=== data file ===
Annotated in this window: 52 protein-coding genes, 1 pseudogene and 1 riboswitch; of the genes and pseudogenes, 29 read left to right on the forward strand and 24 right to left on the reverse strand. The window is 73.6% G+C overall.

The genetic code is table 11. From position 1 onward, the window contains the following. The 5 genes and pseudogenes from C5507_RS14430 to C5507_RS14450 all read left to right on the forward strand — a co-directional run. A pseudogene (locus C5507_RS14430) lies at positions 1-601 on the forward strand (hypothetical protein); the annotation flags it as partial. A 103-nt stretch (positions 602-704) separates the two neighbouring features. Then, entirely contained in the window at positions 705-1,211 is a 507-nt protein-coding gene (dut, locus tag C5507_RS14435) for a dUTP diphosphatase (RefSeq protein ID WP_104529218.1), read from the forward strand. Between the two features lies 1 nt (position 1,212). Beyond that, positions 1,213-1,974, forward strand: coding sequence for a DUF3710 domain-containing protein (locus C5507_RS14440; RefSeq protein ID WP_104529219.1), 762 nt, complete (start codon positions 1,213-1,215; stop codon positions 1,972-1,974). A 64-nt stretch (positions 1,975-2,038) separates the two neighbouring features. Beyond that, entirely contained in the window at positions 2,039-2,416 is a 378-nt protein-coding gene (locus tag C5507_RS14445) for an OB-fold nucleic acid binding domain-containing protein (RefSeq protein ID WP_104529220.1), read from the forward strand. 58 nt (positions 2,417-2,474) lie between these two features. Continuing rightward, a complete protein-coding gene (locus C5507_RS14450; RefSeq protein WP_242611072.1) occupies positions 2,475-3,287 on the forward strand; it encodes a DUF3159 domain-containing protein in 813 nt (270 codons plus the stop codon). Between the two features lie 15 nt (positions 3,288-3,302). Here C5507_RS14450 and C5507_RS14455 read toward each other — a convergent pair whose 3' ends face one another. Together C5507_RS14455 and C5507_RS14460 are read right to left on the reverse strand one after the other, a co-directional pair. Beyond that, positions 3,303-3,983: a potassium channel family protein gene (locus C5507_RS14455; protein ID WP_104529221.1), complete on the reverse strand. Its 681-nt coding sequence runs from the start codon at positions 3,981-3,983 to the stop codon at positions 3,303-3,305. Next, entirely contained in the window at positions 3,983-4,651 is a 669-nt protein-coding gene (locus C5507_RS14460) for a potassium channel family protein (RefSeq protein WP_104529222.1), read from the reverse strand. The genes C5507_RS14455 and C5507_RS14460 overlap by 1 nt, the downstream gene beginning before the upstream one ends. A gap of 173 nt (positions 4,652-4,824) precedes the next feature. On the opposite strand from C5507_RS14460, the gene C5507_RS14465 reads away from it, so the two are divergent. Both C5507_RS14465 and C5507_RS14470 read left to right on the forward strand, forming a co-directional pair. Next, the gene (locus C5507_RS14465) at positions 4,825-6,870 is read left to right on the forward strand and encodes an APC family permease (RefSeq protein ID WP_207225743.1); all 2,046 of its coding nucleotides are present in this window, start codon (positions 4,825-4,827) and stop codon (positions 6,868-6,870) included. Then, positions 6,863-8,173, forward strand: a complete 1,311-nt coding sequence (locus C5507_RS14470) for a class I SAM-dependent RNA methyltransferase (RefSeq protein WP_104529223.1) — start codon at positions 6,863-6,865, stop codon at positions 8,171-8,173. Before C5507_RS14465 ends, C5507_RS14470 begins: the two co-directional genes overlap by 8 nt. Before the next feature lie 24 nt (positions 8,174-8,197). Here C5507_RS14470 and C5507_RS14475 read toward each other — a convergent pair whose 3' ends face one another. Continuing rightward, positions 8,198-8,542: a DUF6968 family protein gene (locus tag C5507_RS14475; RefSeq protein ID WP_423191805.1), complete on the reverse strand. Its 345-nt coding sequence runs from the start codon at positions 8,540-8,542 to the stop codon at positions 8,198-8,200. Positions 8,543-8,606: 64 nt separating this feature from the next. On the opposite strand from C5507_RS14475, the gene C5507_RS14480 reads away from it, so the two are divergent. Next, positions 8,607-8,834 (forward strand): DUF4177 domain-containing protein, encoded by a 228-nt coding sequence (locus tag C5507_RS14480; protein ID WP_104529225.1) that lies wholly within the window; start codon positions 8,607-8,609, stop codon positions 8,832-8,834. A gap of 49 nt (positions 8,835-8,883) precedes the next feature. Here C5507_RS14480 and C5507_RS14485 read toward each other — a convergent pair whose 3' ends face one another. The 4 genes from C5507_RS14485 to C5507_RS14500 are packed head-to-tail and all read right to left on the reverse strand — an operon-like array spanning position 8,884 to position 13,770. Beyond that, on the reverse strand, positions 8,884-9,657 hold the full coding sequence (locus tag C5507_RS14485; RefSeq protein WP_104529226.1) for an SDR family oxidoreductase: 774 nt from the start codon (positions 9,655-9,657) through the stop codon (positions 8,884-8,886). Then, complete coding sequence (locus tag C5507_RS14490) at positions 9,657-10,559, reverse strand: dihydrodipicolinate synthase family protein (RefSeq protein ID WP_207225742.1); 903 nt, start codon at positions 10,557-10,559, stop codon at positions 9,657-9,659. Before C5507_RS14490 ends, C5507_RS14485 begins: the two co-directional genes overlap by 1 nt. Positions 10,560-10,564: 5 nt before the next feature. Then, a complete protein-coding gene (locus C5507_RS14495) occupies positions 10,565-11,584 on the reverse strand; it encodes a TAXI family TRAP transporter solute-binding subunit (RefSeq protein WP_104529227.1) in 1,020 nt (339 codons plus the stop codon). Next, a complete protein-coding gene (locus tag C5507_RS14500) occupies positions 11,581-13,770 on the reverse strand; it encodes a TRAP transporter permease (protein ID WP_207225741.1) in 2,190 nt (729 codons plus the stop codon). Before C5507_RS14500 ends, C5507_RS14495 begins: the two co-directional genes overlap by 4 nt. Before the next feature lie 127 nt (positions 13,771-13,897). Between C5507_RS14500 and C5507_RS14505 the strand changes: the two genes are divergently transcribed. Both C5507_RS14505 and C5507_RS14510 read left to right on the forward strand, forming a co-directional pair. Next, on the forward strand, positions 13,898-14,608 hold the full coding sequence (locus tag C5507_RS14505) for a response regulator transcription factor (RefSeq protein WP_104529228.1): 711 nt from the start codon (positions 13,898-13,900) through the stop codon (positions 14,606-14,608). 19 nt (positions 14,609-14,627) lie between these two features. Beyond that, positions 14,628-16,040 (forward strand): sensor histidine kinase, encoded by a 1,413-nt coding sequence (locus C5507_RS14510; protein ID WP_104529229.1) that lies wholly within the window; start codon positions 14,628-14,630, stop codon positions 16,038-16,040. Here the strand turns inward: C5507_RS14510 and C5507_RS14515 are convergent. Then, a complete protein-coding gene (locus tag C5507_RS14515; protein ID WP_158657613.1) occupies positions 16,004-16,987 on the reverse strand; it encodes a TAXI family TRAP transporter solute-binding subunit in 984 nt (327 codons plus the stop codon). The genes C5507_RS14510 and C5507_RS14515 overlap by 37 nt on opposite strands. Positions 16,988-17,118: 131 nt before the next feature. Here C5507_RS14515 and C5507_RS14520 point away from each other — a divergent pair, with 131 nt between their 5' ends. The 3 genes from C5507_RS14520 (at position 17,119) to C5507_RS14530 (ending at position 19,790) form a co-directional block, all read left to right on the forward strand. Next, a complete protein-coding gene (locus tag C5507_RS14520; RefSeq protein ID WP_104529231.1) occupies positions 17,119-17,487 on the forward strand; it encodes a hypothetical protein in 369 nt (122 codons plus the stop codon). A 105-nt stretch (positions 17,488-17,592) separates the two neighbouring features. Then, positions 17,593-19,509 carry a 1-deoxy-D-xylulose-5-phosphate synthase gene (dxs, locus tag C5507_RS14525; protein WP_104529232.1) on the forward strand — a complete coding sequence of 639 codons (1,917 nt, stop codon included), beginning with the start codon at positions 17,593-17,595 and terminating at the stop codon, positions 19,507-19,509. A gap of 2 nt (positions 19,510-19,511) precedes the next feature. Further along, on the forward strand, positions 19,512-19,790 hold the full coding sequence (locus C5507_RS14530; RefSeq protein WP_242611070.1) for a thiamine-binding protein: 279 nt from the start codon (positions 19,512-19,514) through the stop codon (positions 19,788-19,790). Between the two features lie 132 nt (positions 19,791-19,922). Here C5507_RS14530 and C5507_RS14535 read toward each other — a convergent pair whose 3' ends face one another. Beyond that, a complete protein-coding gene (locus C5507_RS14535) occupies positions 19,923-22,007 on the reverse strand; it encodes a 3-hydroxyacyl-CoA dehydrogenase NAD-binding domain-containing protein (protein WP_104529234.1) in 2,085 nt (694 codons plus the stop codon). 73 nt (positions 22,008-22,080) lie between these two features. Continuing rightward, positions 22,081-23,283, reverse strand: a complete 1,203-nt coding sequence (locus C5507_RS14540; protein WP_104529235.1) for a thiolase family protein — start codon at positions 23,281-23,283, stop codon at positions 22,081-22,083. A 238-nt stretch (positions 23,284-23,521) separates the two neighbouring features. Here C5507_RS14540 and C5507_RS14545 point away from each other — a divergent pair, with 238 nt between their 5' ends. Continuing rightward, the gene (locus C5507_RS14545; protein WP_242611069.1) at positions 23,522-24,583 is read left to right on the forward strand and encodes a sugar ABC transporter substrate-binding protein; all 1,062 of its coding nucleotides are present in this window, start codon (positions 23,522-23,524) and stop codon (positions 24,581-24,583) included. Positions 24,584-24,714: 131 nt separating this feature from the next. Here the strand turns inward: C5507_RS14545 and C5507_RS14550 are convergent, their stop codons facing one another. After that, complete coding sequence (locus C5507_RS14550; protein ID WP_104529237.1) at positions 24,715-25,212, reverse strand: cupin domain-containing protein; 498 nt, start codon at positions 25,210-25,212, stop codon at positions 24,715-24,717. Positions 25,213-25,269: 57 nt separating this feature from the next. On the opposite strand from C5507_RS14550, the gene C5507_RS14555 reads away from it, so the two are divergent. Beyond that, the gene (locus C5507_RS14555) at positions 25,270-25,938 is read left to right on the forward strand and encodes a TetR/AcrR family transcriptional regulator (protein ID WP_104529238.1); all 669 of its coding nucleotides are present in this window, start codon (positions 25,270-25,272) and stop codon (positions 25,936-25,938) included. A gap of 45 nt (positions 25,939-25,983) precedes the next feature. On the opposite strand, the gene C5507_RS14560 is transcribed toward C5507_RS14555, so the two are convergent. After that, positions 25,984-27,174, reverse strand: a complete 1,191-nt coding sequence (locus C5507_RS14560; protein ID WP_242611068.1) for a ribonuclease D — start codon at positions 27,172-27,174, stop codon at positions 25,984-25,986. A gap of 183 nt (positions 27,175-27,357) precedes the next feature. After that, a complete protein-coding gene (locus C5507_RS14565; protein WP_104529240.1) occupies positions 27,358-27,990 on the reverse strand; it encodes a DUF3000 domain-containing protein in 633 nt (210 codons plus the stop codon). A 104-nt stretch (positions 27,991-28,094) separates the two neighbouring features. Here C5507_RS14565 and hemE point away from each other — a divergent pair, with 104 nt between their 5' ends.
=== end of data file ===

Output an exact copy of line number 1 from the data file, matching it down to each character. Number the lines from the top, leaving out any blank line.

Annotated in this window: 52 protein-coding genes, 1 pseudogene and 1 riboswitch; of the genes and pseudogenes, 29 read left to right on the forward strand and 24 right to left on the reverse strand. The window is 73.6% G+C overall.